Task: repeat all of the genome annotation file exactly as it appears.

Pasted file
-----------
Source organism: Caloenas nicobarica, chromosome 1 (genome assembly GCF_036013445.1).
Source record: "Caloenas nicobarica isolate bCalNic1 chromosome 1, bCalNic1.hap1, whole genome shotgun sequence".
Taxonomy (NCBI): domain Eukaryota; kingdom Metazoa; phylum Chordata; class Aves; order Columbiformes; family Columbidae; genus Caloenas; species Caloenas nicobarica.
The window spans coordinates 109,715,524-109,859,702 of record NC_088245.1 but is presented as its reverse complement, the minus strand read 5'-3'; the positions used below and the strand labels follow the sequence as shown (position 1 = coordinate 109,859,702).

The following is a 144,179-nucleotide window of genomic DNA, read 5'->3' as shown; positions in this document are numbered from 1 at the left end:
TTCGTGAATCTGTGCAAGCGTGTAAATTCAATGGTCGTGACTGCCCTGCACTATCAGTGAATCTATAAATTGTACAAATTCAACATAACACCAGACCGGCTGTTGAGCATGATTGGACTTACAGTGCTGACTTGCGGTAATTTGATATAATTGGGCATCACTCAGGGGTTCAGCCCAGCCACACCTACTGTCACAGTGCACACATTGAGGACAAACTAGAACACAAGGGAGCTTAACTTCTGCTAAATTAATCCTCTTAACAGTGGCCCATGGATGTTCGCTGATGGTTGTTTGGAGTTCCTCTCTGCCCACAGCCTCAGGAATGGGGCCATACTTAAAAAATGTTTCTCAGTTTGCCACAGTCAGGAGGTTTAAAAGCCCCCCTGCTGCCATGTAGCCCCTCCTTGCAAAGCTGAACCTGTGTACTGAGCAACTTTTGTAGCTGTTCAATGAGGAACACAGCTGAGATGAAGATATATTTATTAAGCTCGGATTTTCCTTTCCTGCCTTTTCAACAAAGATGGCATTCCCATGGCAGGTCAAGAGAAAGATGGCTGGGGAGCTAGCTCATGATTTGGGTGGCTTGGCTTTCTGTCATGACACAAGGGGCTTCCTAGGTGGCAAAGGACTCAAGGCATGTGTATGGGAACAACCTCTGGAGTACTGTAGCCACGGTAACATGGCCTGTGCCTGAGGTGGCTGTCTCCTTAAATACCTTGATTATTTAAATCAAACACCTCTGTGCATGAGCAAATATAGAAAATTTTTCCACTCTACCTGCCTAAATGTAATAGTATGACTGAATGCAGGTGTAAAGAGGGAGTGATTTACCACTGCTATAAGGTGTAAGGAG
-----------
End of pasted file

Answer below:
Source organism: Caloenas nicobarica, chromosome 1 (genome assembly GCF_036013445.1).
Source record: "Caloenas nicobarica isolate bCalNic1 chromosome 1, bCalNic1.hap1, whole genome shotgun sequence".
Taxonomy (NCBI): domain Eukaryota; kingdom Metazoa; phylum Chordata; class Aves; order Columbiformes; family Columbidae; genus Caloenas; species Caloenas nicobarica.
The window spans coordinates 109,715,524-109,859,702 of record NC_088245.1 but is presented as its reverse complement, the minus strand read 5'-3'; the positions used below and the strand labels follow the sequence as shown (position 1 = coordinate 109,859,702).

The following is a 144,179-nucleotide window of genomic DNA, read 5'->3' as shown; positions in this document are numbered from 1 at the left end:
TTCGTGAATCTGTGCAAGCGTGTAAATTCAATGGTCGTGACTGCCCTGCACTATCAGTGAATCTATAAATTGTACAAATTCAACATAACACCAGACCGGCTGTTGAGCATGATTGGACTTACAGTGCTGACTTGCGGTAATTTGATATAATTGGGCATCACTCAGGGGTTCAGCCCAGCCACACCTACTGTCACAGTGCACACATTGAGGACAAACTAGAACACAAGGGAGCTTAACTTCTGCTAAATTAATCCTCTTAACAGTGGCCCATGGATGTTCGCTGATGGTTGTTTGGAGTTCCTCTCTGCCCACAGCCTCAGGAATGGGGCCATACTTAAAAAATGTTTCTCAGTTTGCCACAGTCAGGAGGTTTAAAAGCCCCCCTGCTGCCATGTAGCCCCTCCTTGCAAAGCTGAACCTGTGTACTGAGCAACTTTTGTAGCTGTTCAATGAGGAACACAGCTGAGATGAAGATATATTTATTAAGCTCGGATTTTCCTTTCCTGCCTTTTCAACAAAGATGGCATTCCCATGGCAGGTCAAGAGAAAGATGGCTGGGGAGCTAGCTCATGATTTGGGTGGCTTGGCTTTCTGTCATGACACAAGGGGCTTCCTAGGTGGCAAAGGACTCAAGGCATGTGTATGGGAACAACCTCTGGAGTACTGTAGCCACGGTAACATGGCCTGTGCCTGAGGTGGCTGTCTCCTTAAATACCTTGATTATTTAAATCAAACACCTCTGTGCATGAGCAAATATAGAAAATTTTTCCACTCTACCTGCCTAAATGTAATAGTATGACTGAATGCAGGTGTAAAGAGGGAGTGATTTACCACTGCTATAAGGTGTAAGGAG